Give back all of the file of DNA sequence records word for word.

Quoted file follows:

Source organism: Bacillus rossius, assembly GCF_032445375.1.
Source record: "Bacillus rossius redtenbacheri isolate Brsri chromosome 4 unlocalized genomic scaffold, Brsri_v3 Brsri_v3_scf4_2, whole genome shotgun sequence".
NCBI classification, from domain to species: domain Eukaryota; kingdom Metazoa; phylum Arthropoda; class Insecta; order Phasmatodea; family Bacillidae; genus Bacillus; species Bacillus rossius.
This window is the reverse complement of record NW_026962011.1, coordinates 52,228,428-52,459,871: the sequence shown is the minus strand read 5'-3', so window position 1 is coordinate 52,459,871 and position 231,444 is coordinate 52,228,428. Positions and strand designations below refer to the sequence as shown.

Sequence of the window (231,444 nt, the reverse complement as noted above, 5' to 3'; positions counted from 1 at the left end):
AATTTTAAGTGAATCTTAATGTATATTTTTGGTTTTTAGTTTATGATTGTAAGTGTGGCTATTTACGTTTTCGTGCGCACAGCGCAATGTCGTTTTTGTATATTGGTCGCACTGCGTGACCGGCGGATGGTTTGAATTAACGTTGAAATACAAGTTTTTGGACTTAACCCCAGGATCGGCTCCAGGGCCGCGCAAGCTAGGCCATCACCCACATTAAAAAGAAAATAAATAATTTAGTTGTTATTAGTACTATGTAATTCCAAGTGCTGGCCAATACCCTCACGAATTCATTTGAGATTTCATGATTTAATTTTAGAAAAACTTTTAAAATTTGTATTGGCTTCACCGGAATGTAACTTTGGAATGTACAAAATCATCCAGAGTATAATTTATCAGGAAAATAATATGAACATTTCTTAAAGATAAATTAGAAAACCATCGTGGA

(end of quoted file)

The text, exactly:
Source organism: Bacillus rossius, assembly GCF_032445375.1.
Source record: "Bacillus rossius redtenbacheri isolate Brsri chromosome 4 unlocalized genomic scaffold, Brsri_v3 Brsri_v3_scf4_2, whole genome shotgun sequence".
NCBI classification, from domain to species: domain Eukaryota; kingdom Metazoa; phylum Arthropoda; class Insecta; order Phasmatodea; family Bacillidae; genus Bacillus; species Bacillus rossius.
This window is the reverse complement of record NW_026962011.1, coordinates 52,228,428-52,459,871: the sequence shown is the minus strand read 5'-3', so window position 1 is coordinate 52,459,871 and position 231,444 is coordinate 52,228,428. Positions and strand designations below refer to the sequence as shown.

Sequence of the window (231,444 nt, the reverse complement as noted above, 5' to 3'; positions counted from 1 at the left end):
AATTTTAAGTGAATCTTAATGTATATTTTTGGTTTTTAGTTTATGATTGTAAGTGTGGCTATTTACGTTTTCGTGCGCACAGCGCAATGTCGTTTTTGTATATTGGTCGCACTGCGTGACCGGCGGATGGTTTGAATTAACGTTGAAATACAAGTTTTTGGACTTAACCCCAGGATCGGCTCCAGGGCCGCGCAAGCTAGGCCATCACCCACATTAAAAAGAAAATAAATAATTTAGTTGTTATTAGTACTATGTAATTCCAAGTGCTGGCCAATACCCTCACGAATTCATTTGAGATTTCATGATTTAATTTTAGAAAAACTTTTAAAATTTGTATTGGCTTCACCGGAATGTAACTTTGGAATGTACAAAATCATCCAGAGTATAATTTATCAGGAAAATAATATGAACATTTCTTAAAGATAAATTAGAAAACCATCGTGGA